There are also a lot of works of fiction where writers are shown as characters and this is another curious direction of exploring the theme. Real people in fiction and fiction in real life – exciting reading is guaranteed!

In the British Book Centre:

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Claire Tomalin’s multi-award-winning story of the life of Nelly Ternan and Charles Dickens is a remarkable work of biography and historical revisionism that returns the neglected actress to her rightful place in history as well as providing a compelling and truthful portrait of the great Victorian novelist.
 The book is based on the life of the author Henry James. Lodge populates his novel with several of the most famous figures of English literature from the time of the book’s setting in the late nineteenth century.
 The novel features the Russian writer Fyodor Dostoyevsky as its protagonist. It is a deep, complex work that draws on the life of Dostoyevsky, the life of the author and the history of Russia to produce profoundly disturbing results.
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The novel depicts the life and character of Christopher Marlowe, one of the greatest playwrights of the Elizabethan era.
The novel recites amateur Gustave Flaubert expert Geoffrey Braithwaite’s musings on his subject’s life, and his own, as he looks for a stuffed parrot that inspired the great author.
The book concerns three generations of women affected by a Virginia Woolf novel. The first is Woolf herself writing Mrs. Dalloway in 1923 and struggling with her own mental illness. The second is Mrs. Brown, wife of a World War II veteran, who is reading Mrs. Dalloway in 1949 as she plans her husband’s birthday party. The third is Clarissa Vaughan, who plans a party in 2001 to celebrate a major literary award received by her good friend and former lover.

Charlotte Brontё 200

With two notable works, the third of six children, Charlotte (21 April 1816 – 31 March 1855), is widely known for just one of them – “Jane Eyre”. This became one of the first books with strong female character. The book which tells a story of an independent woman with high moral standards. A woman who is ready to sacrifice her happiness, but to stay “pure”. But this is the story of two loving people who finally find each other. There’s another book – “Villette” (1853) – that tells another story, the story of unrequited love.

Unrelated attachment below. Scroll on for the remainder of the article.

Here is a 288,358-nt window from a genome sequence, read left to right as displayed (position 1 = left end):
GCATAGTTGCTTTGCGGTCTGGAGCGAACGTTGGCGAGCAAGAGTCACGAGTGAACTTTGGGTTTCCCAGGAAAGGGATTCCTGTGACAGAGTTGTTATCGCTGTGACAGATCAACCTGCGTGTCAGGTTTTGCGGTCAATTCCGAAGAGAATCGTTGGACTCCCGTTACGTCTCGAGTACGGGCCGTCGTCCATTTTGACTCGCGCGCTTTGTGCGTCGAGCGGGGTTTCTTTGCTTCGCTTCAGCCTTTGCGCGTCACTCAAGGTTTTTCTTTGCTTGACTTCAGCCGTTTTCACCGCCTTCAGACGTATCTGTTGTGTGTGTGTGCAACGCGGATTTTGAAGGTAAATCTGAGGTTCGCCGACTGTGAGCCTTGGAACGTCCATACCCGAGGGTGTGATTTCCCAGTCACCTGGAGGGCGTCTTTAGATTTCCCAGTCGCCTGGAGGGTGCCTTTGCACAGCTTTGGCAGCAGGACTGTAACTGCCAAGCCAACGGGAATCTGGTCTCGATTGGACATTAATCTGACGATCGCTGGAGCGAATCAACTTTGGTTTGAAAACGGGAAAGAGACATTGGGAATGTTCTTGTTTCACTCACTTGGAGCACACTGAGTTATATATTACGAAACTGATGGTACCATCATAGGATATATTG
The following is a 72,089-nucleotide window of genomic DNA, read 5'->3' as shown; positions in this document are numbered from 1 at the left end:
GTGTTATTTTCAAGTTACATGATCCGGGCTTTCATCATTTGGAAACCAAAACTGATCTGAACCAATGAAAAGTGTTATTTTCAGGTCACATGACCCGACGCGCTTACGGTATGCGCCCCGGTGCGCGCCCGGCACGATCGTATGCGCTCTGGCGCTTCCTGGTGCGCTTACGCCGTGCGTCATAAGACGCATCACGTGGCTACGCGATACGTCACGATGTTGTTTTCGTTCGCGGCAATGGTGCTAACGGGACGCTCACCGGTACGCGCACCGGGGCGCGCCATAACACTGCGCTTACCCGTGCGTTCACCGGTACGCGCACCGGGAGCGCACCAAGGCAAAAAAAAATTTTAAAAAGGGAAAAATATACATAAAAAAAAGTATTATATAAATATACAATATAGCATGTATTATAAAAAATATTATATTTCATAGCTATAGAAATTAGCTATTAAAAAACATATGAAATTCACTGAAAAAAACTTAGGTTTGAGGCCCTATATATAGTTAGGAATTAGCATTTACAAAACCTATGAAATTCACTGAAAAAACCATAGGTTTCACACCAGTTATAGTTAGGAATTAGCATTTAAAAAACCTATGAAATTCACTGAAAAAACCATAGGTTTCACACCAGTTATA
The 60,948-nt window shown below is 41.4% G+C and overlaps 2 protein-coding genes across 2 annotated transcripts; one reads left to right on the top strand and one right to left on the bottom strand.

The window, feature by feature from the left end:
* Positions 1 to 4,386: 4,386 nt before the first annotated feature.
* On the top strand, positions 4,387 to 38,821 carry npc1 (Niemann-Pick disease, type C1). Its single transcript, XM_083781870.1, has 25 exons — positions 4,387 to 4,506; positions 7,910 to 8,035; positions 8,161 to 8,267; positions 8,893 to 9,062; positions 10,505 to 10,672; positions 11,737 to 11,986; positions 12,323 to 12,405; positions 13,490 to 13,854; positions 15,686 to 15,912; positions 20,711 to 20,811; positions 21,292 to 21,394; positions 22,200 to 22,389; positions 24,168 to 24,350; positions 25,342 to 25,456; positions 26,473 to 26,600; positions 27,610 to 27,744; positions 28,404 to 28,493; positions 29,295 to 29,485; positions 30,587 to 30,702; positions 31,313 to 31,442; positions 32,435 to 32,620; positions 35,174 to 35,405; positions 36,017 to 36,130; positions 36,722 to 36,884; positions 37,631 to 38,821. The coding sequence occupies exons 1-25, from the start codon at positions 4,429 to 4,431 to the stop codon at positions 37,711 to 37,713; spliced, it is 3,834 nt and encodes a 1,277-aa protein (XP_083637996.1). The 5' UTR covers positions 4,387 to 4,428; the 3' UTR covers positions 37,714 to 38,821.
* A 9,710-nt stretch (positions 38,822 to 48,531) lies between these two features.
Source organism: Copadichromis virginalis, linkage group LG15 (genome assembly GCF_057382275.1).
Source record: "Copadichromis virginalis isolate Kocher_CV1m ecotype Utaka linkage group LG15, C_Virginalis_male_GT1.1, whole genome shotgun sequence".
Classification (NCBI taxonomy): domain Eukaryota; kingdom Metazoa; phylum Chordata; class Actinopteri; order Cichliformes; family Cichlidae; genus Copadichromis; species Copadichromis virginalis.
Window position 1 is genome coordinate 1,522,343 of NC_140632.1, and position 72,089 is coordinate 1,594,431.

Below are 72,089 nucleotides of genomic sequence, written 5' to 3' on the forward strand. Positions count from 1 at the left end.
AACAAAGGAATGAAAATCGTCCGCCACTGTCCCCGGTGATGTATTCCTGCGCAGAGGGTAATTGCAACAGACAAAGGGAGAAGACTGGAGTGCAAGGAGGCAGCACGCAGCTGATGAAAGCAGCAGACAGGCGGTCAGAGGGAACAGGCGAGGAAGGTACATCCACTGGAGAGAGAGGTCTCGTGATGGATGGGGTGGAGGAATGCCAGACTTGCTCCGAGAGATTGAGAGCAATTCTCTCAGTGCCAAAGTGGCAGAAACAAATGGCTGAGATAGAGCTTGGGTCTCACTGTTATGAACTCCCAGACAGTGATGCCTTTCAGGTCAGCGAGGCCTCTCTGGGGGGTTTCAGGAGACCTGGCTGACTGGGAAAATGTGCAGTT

Portrait of Charlotte BronteBased on the author’s experiences as a governess in Brussles, the novel tells the story of lonely Lucy Snowe, who finds employment at a girls’ boarding school in the town of Villette. she encounters a culture and religion different from her own, and falls in love with a man (Paul Emanuel) whom she cannot marry.

“Villette, Brontë’s last and – to my mind – greatest novel, is less popular, perhaps because it is so uncompromising and so original. It is high time it was recognised as the blazing work it is. Reading it you enter an area of experience – of passion and disappointment and the violent return of the repressed – that has seldom been so lucidly articulated.

It is also an astonishing piece of writing, a book in which phantasmagorical set pieces alternate with passages of minute psychological exploration, and in which Brontë’s marvellously flexible prose veers between sardonic wit and stream-of-consciousness, in which the syntax bends and flows and threatens to dissolve completely in the heat of madness, drug-induced hallucination and desperate desire” (Lucy Hughes-Hallett, The Telegraph).

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Pensionnat Heger in Brussels, where Charlotte Bronte fell in love with the master, Constantin Heger.

  “No mockery in this world ever sounds to me so hollow as that of being told to cultivate happiness. What does such advice mean? Happiness is not a potato, to be planted in mould, and tilled with manure. Happiness is a glory shining far down upon us out of Heaven. She is a divine dew which the soul, on certain of its summer mornings, feels dropping upon it from the amaranth bloom and golden fruitage of Paradise.”

― Charlotte Brontë, Villette

Writer: Iris Murdoch